By Vince Crawley, Africa Center for Strategic Studies
WASHINGTON, D.C. – In her first public appearance in Washington since being elected Chairperson of the African Union Commission, Dr. Nkosazana Dlamini Zuma emphasized the need to balance security and development. She also noted that 2013 will be the 50th anniversary of African unity, and she voiced the vision that half a century from now the continent will be a leader in peace and prosperity.
Dr. Dlamini Zuma also addressed empowering women, healthcare, agriculture and land reform, economic and finance goals, the need for Africa to invest in global transport infrastructure such as shipping, and the need to continue improving bureaucratic processes within the African Union. She made her remarks November 29, 2012, at the Woodrow Wilson International Center for Scholars in Washington, during a multiday visit that also included meeting with U.S. Secretary of State Hillary Clinton. Dr. Dlamini Zuma, of South Africa, was elected Chairperson of the African Union in July.
“I think 50 years on we will have a very prosperous Africa, at peace with itself and at peace with the world,” Dr. Dlamini Zuma told the Wilson Center audience. The Organization of African Unity, precursor to the African Union, was established May 25, 1963, in Addis Ababa, Ethiopia. The OAU voted to disband itself in July 2002 and was immediately replaced by the AU.
In earlier brief remarks to the media November 28 alongside Secretary of State Clinton, Dr. Dlamini Zuma said she told Secretary Clinton of the need to strike a balance between security and development in Africa.
“[O]ur approach to this meeting is that we have to have a balance between dealing with crisis and peace-and-security matters with development, because we feel that these are two sides of the same coin,” Dr. Dlamini Zuma said during brief remarks at the State Department. “If we delay development, there’ll be more crisis and more instability. But at the same time, if we don’t deal with the security situation, we can’t develop. So the balance for us is very important.”
In her much longer presentation at the Wilson Center the following evening, Dr. Dlamini Zuma expanded upon this concept.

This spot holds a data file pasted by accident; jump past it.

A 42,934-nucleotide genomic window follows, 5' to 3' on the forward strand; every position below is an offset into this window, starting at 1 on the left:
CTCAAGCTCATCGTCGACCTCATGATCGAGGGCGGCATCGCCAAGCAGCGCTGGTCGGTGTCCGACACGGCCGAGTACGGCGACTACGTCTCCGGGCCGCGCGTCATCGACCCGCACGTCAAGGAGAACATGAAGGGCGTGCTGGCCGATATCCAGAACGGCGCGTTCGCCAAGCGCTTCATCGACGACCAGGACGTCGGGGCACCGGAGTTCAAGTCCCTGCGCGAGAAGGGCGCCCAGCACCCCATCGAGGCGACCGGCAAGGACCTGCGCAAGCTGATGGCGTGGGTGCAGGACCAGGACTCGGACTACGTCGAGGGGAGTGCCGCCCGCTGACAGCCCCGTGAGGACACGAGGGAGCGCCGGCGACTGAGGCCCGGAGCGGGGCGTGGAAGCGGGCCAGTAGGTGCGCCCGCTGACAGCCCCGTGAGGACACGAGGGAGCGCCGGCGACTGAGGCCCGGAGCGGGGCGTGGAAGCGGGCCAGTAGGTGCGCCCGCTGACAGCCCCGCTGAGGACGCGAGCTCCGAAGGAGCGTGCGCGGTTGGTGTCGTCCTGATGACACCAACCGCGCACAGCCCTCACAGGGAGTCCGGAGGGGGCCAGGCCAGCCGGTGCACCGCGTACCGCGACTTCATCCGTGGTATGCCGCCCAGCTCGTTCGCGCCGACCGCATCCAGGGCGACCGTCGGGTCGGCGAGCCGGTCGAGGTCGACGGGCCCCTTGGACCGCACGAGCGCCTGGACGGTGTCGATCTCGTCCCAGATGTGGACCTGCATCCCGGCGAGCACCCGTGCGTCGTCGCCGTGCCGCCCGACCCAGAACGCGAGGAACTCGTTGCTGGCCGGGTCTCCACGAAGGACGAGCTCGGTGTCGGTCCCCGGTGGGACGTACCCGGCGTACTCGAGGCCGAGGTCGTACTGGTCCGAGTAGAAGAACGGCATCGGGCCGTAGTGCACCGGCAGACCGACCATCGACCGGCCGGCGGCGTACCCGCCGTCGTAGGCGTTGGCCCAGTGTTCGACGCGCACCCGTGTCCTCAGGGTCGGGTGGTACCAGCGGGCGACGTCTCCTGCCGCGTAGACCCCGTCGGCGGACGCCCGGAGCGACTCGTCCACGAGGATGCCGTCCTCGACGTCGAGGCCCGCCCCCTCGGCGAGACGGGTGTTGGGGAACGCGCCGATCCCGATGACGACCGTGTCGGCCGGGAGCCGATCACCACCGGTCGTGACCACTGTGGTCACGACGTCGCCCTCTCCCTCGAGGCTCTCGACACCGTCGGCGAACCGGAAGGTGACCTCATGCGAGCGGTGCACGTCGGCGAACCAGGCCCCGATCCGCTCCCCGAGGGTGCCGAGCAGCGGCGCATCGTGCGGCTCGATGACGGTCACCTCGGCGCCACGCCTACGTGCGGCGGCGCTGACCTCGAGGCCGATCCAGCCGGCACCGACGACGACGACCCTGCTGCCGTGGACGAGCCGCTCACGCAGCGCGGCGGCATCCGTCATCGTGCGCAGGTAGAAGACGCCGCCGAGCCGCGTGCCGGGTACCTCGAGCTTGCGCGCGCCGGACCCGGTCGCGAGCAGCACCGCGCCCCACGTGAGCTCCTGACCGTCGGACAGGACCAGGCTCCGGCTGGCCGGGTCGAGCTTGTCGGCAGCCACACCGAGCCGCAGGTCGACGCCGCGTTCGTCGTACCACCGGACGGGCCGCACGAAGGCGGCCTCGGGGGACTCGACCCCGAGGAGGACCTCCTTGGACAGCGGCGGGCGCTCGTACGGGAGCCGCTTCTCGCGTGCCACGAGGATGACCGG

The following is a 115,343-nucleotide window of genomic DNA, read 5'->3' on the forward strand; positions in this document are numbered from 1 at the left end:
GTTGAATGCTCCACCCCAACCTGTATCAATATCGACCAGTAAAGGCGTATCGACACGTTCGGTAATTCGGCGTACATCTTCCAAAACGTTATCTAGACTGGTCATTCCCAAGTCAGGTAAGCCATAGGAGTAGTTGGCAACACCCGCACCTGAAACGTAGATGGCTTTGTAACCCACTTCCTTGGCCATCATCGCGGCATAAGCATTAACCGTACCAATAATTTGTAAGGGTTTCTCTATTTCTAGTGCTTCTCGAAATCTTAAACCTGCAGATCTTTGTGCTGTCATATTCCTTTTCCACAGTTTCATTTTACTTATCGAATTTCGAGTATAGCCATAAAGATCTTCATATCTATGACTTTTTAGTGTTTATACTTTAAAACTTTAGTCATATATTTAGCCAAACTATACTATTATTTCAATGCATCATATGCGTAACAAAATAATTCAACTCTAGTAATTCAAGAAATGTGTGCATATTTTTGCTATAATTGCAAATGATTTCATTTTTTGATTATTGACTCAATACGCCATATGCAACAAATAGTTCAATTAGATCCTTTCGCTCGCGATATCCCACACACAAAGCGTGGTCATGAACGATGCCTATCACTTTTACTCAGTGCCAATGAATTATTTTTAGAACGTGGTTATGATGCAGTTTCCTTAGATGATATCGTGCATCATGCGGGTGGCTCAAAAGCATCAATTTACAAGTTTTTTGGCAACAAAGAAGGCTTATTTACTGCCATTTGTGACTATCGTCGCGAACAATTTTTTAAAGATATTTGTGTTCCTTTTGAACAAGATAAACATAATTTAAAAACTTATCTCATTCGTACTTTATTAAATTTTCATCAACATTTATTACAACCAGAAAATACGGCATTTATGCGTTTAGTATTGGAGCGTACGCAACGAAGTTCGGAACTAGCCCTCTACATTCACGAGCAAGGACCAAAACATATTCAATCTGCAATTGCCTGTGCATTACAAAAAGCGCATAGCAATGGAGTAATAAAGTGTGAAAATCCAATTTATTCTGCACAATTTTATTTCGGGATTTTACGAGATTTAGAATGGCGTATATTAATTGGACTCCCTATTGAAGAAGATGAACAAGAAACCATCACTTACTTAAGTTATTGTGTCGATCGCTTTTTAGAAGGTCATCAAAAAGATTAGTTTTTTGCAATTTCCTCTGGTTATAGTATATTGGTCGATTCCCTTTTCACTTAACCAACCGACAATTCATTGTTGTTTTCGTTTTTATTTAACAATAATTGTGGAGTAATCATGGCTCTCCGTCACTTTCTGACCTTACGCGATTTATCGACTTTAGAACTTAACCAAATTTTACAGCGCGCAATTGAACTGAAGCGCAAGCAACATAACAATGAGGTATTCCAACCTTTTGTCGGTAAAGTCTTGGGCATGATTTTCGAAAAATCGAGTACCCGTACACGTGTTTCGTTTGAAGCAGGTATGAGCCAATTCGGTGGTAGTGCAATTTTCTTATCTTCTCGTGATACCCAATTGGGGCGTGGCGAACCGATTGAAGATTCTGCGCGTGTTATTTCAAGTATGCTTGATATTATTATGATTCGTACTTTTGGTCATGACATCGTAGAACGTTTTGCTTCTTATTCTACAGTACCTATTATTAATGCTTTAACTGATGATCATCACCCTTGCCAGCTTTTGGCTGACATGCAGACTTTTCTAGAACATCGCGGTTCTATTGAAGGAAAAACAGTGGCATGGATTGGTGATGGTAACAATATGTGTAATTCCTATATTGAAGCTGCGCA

“Africa has made and is making progress, both in the political and economic fronts, especially over the past two decades,” Dr. Dlamini Zuma told the Wilson Center audience, which filled an auditorium with a standing-room only crowd that spilled over into an adjoining room.
“As has been said, seven of the [world’s] fastest growing economies are in Africa, and Africa has shown resilience even during this global economic crisis. And it has been growing at about 5 percent on average. And it has been dubbed the next global growth pole,” Dr. Dlamini Zuma said.
“Next year we are going to be celebrating 50 years of the Organization of African Unity and African Union. This gives us a golden opportunity to step back for a moment and look back at the rocky road we have traveled so far, but also chart the way forward for the next 50 years. In 50 years, what would Africa be like? And how will we be describing it? I think, 50 years on, we will have a very prosperous Africa, at peace with itself and at peace with the world. But of course there are certain building blocks that we need to put now, every year, step by step, to get to that point.”
Africa today has a fast growing population of more than 1 billion people, more than 50 percent of them young and more than 50 percent of them female, she said.
If managed properly, this dynamic population can be “a great asset to drive the development of the continent,” she said. But if African’s human resources are not well managed, they can become a liability to growth and stability, she added.
African leaders already place a high priority on primary education, she said. But this emphasis should be expanded to include higher education, skills training and a focus on science, technology, and innovation. “These are going to be critical in the coming years for our development,” she said.
“And of course we have to strike a balance in dealing with emergency issues occasioned by conflicts or natural disasters with dealing with areas of sustainable development,” Dr. Dlamini Zuma said. “That balance is critical because if we don’t pay attention to development those countries which are in the majority which are stable today, if we delay development, we might be threatening stability. But at the same time, where there is conflict, there can be no development, so we have to strike the balance.”
In her hour-long presentation, Dr. Dlamini Zuma discussed important issues and initiatives, such as reducing maternal mortality rates and providing more opportunities for women to own land and have access to finance. She said that in Scandinavian nations, where women historically have been engaged in politics, development has been “very people-centric” due to the inclusion of women in societal decisions.
In a question-and-answer session, topics included an upcoming U.S. congressional vote on the African Growth and Opportunity Act (AGOA), instability in the Democratic Republic of Congo, and ways to improve efficiency and effectiveness at the African Union headquarters.
A video of Dr. Dlamini Zuma’s full presentation, to include the question-and-answer period, is posted on the Wilson Center website at this link.